Enter your mobile number or email address below and we'll send you a link to download the free Kindle App. Then you can start reading Kindle books on your smartphone, tablet, or computer - no Kindle device required.
To get the free app, enter your mobile phone number.
The Elsingham Portrait Paperback – March 19, 2013
See the Best Books of 2017
Looking for something great to read? Browse our editors' picks for the best books of the year in fiction, nonfiction, mysteries, children's books, and much more.
About the Author
Elizabeth Chater was the author of more than 24 novels and countless short stories. She received a B.A. from the University of British Columbia and an M.A. from San Diego State University, and joined the faculty of the latter in 1963 where she began a lifelong friendship with science fiction author Greg Bear. She was honored with The Distinguished Teacher award in 1969, and was awarded Outstanding Professor of the Year in 1977. After receiving her Professor Emeritus, she embarked on a new career as a novelist with Richard Curtis as her agent. In the 1950s and 60s she published short stories in Fantastic Universe Magazine and The Saint Mystery Magazine, and she won the Publisher's Weekly short story contest in 1975. She went on to publish 22 romance novels over an 8 year period. She also wrote under the pen names Lee Chater, Lee Chaytor, and Lisa Moore. For more information, please visit http://www.elizabethchater.com.
If you buy a new print edition of this book (or purchased one in the past), you can buy the Kindle Edition for FREE. Print edition purchase must be sold by Amazon. Learn more.
For thousands of qualifying books, your past, present, and future print-edition purchases now lets you buy the Kindle edition for $2.99 or less. (Textbooks available for $9.99 or less.)
Top customer reviews
There was a problem filtering reviews right now. Please try again later.
The premise of the book was not only time travel ala Diana Gaboldon or Susanna Kearsley, but travel through space, from New York to London, and a switch in identity. Kathryn, a librarian from 1974, apparently switched identities with Nadine, an English noblewoman from 1774. All this was glossed over as a byproduct of the evil Donner's attempt to control Lady Nadine, her meal ticket. The book I wanted to read answered what became of Nadine. If she went forward to Kathyrn's life in 1974, how did she cope? I feel the author wasted an opportunity to give Nadine a story to parallel Kathyrn's.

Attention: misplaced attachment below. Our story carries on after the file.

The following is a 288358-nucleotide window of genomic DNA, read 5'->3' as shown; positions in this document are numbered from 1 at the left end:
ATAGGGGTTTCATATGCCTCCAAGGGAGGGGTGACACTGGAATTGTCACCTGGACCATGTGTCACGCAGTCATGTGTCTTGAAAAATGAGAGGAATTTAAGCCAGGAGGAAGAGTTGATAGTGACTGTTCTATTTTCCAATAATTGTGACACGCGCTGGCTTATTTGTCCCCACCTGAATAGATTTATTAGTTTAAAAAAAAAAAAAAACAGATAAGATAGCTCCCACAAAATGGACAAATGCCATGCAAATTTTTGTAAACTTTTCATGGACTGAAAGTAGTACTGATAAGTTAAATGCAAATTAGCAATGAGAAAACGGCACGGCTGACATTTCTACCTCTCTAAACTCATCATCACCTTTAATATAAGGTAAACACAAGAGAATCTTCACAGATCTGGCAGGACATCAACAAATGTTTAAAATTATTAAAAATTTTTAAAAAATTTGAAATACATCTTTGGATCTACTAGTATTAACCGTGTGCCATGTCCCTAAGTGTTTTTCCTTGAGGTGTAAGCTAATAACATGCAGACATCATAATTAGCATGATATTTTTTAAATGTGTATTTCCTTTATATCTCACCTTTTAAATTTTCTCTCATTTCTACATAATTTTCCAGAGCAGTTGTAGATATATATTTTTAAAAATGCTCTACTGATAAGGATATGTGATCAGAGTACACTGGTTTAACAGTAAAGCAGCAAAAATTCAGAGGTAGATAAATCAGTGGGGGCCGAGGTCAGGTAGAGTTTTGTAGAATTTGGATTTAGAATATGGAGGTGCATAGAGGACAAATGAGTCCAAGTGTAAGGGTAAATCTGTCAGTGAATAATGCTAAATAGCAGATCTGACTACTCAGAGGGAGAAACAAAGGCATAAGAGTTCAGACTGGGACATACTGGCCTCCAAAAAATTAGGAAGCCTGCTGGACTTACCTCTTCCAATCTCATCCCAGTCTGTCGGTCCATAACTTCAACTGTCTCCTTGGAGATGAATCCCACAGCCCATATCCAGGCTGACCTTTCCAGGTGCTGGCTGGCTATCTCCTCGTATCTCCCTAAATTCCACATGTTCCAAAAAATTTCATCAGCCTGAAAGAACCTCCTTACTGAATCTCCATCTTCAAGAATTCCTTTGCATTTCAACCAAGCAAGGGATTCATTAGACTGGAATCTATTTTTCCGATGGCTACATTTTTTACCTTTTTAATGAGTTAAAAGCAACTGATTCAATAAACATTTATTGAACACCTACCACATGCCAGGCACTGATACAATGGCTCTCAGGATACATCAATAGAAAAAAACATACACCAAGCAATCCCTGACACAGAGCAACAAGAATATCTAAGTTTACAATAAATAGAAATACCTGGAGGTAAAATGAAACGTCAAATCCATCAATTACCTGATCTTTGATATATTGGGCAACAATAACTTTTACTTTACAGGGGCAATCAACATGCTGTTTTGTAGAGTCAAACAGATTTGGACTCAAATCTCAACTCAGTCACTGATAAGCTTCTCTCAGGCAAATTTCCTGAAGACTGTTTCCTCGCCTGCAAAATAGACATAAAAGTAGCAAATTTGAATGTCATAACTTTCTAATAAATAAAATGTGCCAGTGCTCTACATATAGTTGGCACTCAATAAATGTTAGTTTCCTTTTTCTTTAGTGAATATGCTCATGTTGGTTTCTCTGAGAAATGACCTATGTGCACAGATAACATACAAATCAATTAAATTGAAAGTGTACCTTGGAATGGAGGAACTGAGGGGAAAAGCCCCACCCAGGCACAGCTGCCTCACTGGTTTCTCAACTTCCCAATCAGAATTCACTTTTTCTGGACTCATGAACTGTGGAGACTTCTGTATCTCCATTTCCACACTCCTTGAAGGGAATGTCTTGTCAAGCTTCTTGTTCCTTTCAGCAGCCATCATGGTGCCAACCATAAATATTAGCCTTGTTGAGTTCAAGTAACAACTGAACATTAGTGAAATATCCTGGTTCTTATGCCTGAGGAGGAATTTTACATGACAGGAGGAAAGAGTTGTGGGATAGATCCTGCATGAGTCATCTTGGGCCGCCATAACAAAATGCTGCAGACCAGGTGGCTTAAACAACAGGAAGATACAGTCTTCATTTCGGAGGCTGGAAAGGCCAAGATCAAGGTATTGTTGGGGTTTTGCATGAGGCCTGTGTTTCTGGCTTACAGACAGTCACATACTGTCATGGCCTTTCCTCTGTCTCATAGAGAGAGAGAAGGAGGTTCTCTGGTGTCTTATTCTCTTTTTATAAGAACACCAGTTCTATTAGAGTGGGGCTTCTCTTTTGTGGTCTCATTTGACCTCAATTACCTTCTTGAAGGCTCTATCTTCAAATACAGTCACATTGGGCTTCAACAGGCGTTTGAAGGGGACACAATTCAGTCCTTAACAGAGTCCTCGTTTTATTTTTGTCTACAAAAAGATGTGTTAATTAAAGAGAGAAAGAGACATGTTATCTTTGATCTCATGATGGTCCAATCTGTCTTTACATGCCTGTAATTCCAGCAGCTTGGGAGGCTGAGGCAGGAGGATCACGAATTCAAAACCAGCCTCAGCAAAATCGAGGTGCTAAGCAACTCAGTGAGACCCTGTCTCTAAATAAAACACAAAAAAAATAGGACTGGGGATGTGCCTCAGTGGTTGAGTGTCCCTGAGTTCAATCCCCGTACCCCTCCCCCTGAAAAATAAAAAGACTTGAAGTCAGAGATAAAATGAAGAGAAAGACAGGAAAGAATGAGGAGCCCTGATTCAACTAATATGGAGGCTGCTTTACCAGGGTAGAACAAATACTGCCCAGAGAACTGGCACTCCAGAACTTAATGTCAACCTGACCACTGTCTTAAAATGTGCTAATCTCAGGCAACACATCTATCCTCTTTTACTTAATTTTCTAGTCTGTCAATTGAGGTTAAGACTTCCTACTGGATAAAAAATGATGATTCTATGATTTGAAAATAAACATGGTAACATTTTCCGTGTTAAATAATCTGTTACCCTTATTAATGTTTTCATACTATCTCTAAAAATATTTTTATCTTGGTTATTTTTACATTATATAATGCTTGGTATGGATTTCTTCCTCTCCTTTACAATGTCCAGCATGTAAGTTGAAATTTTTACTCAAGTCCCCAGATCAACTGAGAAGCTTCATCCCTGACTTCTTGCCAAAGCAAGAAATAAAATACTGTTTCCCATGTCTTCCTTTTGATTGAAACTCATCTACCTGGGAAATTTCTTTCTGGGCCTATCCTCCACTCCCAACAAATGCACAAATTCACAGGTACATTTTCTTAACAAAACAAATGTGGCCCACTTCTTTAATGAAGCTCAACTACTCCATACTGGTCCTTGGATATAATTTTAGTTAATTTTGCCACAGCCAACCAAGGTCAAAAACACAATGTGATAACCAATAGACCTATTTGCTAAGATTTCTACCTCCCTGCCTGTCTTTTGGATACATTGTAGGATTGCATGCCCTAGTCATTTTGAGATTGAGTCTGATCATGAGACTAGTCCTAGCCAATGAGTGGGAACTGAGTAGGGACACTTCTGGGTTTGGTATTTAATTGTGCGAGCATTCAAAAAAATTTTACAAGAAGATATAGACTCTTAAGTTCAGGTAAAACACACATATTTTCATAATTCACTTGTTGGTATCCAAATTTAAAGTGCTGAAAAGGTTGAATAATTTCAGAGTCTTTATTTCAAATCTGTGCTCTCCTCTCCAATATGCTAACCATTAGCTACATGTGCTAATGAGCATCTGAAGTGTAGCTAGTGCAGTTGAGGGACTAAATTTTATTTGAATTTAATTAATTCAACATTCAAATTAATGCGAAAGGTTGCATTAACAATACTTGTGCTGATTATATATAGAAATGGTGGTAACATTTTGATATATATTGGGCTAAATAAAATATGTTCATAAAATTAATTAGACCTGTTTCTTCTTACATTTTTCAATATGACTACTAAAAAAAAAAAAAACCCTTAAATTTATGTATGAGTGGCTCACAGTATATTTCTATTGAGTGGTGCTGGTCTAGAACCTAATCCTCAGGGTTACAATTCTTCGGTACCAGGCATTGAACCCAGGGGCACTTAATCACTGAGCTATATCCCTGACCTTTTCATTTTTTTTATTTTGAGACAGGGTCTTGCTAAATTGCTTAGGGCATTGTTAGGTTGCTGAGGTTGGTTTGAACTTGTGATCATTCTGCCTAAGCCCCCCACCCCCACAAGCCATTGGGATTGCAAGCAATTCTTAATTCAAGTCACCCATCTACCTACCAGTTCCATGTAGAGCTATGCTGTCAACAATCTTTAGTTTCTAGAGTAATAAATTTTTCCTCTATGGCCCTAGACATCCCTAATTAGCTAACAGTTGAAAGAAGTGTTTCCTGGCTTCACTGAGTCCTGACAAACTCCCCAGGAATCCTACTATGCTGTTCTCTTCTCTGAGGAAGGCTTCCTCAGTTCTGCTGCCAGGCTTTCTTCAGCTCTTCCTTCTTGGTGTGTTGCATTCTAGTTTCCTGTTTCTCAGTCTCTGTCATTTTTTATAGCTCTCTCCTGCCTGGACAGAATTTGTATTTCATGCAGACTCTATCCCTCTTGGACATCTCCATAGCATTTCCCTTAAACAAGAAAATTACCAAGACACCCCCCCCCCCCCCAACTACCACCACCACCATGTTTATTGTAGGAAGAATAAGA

Kathryn determined that the only way to convince Lord Elsingham of her identity was to provide him with information on the coming war in the American colonies. Given her education, wouldn't her knowledge of Latin, English literature and history be as convincing? Nadine's background doesn't sound like it provided her with much of an education.
Accepting that Kathryn gave Lord Elsingham and the British government proof that she knew what would happen in the colonies, wouldn't her freedom be in more jeopardy from the government than from a mob of local villagers? The book that the author didn't write could have expanded on this. Would the British government consider her a spy? As Lord Elsingham's wife, where would her loyalties lie, with the Americans or with the British nobility she was now a member of?
There were other plot points which caused me to downgrade the book. I didn't find Kathyrn's character in New York in 1974 to be at all credible. She was intelligent, well educated and attractive, yet had no ties whatsoever, no friends, neighbors, work colleagues or even a pet she cared about. The author wants us to believe that Kathryn's character didn't change, but that becoming beautiful by taking over Nadine's body made other people finally value her. I hope that this isn't the message the author wanted to send.
Another was her time with the Vicar, a delightful character, by the way. In about a week, Kathryn catalogued his extensive library using the Dewey Decimal System. Did she also set up a card catalogue or index and teach him the system? Taking this further, he's a scholar. Didn't she think he might spread the word of this amazing breakthrough in library organization 100 years before it was invented.
Before this book was published, the author and editor should have given it a long, hard look and, using it as an outline, fleshed out the characters and plugged the plot holes. The book Elizabeth Cather didn't write could have been really special.
Bottom line: Great story. Good read...left unsatisfied at the end because the characters fell in love after having almost no interaction.